Robert L. Danforth is a freelance writer and blogger for BONIFACE NOW.BONIFACE NOW is a multi-media weblog launched during the summer of 2009. The blog spotlights news and people surrounding popular culture in the U.S.A.
Danforth is a published political commentator at Advocate.com.
He lives in New York City.
“I was summoned by my commanding officer and he directed me to report OSI, Office of Special Investigation. I sat in a small room, where I waited for more than an hour. Finally, a man dressed in civilian clothes came in and introduced himself as a special agent of the OSI. He said allegations had been made against me. “What allegations?” I asked. “For being a faggot,” he said in those exact words.“ Robert LeBlanc, a gay combat Marine who fought in the Vietnam War as quoted online from Staff Sergeant LeBlanc.
Long before Lieutenant Dan Choi, there was Staff Sergeant Robert LeBlanc. Unlike Choi, until recently I had never heard of LeBlanc, but last weekend, I received a message from him on my Facebook page. I was immediately inspired by his story and want to share it with you.
In the late 1960’s, Robert LeBlanc was a combat Marine who fought in the Vietnam War. He became a decorated solider bravely fighting for this country, but after the war he came home to America to face discrimination and bigotry at the hands of the Marine Corps. who suspected he was gay.
LeBlanc endured interrogations by military officials who pressured him to divulge his sexuality. He was forced to take numerous lie detector tests and faced administrative reviews attempting to discharge him because he was gay. He challenged the system by refusing to answer their questions; a story which is the root of the Don’t Ask, Don’t Tell policy that we have today. “During interrogations [Robert’s] inquisitors repeatedly asked if he was homosexual and [Robert] continually replied “you have no right to ask me the question,” says Pam Daniels – author of ‘Silent Drums’.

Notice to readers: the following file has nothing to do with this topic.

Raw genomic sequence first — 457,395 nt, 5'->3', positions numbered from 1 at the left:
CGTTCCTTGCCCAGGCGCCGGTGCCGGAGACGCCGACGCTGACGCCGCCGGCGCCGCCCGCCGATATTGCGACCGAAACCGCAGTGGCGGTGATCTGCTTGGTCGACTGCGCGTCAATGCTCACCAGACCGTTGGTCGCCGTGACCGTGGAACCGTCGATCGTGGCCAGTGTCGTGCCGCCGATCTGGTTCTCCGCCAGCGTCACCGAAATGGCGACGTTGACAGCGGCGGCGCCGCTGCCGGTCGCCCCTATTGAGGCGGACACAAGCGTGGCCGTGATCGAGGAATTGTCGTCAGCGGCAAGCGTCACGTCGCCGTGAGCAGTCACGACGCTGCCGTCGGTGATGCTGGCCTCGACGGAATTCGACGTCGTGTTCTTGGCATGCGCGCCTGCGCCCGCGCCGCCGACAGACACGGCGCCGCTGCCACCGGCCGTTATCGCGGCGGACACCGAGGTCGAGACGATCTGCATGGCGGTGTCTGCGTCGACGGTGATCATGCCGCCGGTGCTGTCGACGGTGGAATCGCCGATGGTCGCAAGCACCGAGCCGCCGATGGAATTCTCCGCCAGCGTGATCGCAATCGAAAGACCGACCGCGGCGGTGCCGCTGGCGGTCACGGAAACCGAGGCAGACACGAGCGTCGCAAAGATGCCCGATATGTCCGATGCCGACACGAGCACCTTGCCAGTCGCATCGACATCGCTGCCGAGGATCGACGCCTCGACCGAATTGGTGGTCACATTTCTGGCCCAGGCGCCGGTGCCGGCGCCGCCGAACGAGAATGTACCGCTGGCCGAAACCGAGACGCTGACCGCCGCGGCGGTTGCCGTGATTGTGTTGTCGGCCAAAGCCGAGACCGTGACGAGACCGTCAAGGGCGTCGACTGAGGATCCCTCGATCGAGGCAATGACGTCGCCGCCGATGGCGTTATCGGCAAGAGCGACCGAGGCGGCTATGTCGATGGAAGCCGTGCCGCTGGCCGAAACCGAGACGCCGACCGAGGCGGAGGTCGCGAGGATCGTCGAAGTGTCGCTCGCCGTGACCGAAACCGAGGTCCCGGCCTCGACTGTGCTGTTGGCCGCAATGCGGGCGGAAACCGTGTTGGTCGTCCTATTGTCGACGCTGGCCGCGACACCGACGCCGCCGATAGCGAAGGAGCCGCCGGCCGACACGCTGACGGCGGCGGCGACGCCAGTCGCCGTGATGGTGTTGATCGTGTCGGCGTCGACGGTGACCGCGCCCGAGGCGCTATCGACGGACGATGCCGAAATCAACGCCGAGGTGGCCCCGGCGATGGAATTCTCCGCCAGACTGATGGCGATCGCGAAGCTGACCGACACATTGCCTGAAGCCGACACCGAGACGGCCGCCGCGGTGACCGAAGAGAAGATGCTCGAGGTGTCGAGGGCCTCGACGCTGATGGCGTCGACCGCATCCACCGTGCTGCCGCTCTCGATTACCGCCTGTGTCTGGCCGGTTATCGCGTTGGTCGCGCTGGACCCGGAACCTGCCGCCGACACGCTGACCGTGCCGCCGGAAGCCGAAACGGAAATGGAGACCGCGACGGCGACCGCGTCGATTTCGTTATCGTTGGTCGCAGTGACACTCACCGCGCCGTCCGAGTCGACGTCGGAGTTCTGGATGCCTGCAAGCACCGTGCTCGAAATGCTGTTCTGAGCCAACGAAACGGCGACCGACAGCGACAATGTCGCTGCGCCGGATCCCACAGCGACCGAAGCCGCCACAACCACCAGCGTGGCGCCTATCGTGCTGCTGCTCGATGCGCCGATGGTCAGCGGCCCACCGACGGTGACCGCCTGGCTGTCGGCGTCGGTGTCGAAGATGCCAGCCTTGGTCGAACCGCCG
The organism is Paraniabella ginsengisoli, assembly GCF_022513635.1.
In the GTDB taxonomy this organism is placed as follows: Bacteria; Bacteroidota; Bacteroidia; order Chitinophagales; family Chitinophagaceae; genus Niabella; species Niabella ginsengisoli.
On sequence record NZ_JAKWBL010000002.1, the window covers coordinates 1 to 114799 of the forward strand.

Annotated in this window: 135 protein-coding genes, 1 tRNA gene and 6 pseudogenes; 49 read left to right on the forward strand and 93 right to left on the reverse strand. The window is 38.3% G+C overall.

In the 1970’s, LGBT people had no humanitarian groups, supportive council or protective laws to back them, but LeBlanc still fought against military discrimination. His story highlights the challenges that gay men and lesbians in the armed forces face even today. And whether he was gay or straight, the military had no right to ask him a question of his sexuality at all.
“Bob’s life story is a poignant example of the discrimination and bigotry all lesbian and gay military personnel still suffer. Adding insult to injury Bob’s long time partner is unconstitutionally denied the spousal benefits that Bob risked his life for!
Same sex marriage is a basic constitutional right perniciously denied to all LGBT people but denying our military servicemen and women who often risk their lives for all of us is particularly contemptible!
Bob’s story will inspire all of us in the LGBT community plus a majority of gender congruent hetero citizens to stand up for nothing less than full equality!“
Former Marine Staff Sergeant LeBlanc – an American unsung hero and pioneer of the LGBT Revolution.